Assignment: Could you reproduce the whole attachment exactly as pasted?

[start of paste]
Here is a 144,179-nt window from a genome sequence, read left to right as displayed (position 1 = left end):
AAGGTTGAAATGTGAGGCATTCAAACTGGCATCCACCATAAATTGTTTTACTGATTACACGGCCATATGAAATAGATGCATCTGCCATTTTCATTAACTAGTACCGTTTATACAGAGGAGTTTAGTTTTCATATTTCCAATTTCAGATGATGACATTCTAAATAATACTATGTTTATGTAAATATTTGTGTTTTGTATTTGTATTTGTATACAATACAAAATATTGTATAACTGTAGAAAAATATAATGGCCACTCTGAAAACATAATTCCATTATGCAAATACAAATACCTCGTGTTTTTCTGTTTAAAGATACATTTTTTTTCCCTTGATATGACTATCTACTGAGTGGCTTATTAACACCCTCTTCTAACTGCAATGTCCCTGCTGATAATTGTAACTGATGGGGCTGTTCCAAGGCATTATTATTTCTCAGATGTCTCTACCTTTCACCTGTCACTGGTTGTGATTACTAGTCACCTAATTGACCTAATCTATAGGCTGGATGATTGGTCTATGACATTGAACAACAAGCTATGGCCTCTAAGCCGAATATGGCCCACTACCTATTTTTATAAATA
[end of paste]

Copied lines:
Here is a 144,179-nt window from a genome sequence, read left to right as displayed (position 1 = left end):
AAGGTTGAAATGTGAGGCATTCAAACTGGCATCCACCATAAATTGTTTTACTGATTACACGGCCATATGAAATAGATGCATCTGCCATTTTCATTAACTAGTACCGTTTATACAGAGGAGTTTAGTTTTCATATTTCCAATTTCAGATGATGACATTCTAAATAATACTATGTTTATGTAAATATTTGTGTTTTGTATTTGTATTTGTATACAATACAAAATATTGTATAACTGTAGAAAAATATAATGGCCACTCTGAAAACATAATTCCATTATGCAAATACAAATACCTCGTGTTTTTCTGTTTAAAGATACATTTTTTTTCCCTTGATATGACTATCTACTGAGTGGCTTATTAACACCCTCTTCTAACTGCAATGTCCCTGCTGATAATTGTAACTGATGGGGCTGTTCCAAGGCATTATTATTTCTCAGATGTCTCTACCTTTCACCTGTCACTGGTTGTGATTACTAGTCACCTAATTGACCTAATCTATAGGCTGGATGATTGGTCTATGACATTGAACAACAAGCTATGGCCTCTAAGCCGAATATGGCCCACTACCTATTTTTATAAATA